I Tried Following the Sexaholics Anonymous Definition of Sexual Sobriety

My relationship with my boyfriend had been based on violence, verbal and physical abuse, depression, hate, emotional dependency, and sex. I wanted our relationship to work, so I tried a new thing: to follow the Sexaholics Anonymous definition of sobriety, which includes no sex outside of marriage. But my partner and I were not married, and he did not agree with the SA sobriety definition. I needed to know if there was anything beyond fighting, depression, and hatred in a relationship.

One day my partner hurt me physically, and I promised myself to not put up with this behavior anymore. I asked him to leave our house. Three months later,  we were together again, and we had wedding plans. And I was not sober according to SA definition.

After a month, there was another emotional disaster. I became the tiny child and he became the abusing father I used to have. I wanted to kill myself. I wanted to die. Then one day he tried to run me over with his car, and then I knew for sure that the party was over. I knew that he was not the problem--I was. Lust  and emotional dependency destroyed our relationship. We had no solution.

I Have Experienced Miracles through Sexaholics Anonymous

The first miracle was that I was able to end the relationship still loving him and wishing him happiness--even with another woman. I could not have done that before. That was in July of 2015, and I have had zero contact with him since then. I came back to SA and learned for the first time to really practice Step Three. I felt that I was falling off a cliff. I needed a lot of help--daily meetings, phone calls, sponsoring others, and working the Steps--because I had never felt so bad in all my life. I also realized that I had lost the opportunity to become a mother, and this was quite painful. I had to face my worst enemy: Fear. Fear of being alive and of not having another human being to take care of me. But In the last few months, I have experienced some external and internal miracles in my life: living with my spiritual community, finding a new job, and--most importantly--loving myself.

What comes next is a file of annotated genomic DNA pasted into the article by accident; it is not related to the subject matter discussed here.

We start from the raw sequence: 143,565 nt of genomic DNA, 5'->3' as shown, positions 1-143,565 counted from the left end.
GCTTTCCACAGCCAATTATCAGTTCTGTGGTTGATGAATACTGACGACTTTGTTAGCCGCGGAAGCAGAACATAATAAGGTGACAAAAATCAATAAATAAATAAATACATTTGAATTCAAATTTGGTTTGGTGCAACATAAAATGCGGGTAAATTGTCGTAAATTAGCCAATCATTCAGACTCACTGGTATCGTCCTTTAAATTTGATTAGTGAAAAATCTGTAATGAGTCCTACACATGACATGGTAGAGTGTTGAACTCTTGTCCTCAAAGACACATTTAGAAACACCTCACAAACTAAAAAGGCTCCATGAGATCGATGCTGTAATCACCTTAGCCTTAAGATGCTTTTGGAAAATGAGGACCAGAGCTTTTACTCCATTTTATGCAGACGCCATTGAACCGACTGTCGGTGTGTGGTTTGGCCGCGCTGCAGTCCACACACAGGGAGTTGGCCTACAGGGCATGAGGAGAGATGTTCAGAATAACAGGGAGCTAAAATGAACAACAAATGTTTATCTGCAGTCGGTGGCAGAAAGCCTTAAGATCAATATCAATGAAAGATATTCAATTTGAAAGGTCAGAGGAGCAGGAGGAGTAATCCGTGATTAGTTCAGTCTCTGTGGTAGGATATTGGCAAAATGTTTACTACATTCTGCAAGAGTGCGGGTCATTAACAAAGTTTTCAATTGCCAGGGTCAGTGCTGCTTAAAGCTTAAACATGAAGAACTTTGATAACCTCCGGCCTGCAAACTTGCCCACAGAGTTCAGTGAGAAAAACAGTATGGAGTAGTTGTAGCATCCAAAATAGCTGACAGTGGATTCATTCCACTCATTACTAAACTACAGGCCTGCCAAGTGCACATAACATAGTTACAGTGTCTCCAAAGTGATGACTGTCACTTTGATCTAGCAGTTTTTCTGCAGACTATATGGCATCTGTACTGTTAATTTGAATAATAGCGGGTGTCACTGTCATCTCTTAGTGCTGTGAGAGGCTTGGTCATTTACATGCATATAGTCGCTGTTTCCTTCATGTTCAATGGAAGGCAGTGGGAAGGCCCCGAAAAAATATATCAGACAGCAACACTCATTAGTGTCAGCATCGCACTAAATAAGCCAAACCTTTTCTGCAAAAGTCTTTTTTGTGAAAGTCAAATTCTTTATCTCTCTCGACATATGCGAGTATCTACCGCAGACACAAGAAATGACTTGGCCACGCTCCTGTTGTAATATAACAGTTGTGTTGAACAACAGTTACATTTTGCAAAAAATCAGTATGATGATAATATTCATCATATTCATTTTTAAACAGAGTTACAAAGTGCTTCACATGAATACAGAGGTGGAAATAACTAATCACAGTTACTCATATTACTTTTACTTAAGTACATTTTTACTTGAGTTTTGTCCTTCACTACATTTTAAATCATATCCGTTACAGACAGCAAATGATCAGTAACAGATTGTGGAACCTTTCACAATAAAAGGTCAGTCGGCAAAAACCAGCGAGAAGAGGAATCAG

Through Sexaholics Anonymous I have recovered hope. I no longer want to kill myself every day. I have started loving others, I feel grateful, and I have peace of mind. I have found that I am a very sensitive person, and I need to set some limits in order to not be emotionally overwhelmed. I still have emotional problems, fears, and feelings of unworthiness, but with the help of my brothers and sisters in Sexaholics Anonymous, I can handle these things.

Sexaholics Anonymous Has Given Me a Second Chance at Life

Most important, in the past few weeks my father has been diagnosed with cancer, and I have been able to start forgiving my parents in my heart (not just in my mind, as I had always done before). I ask my Higher Power to give me the strength to tell them that I am grateful for all the things they have given me. Most of all, I am grateful to the fellowship of Sexaholics Anonymous for giving me a second chance in life.

What is Sexual Sobriety in SA?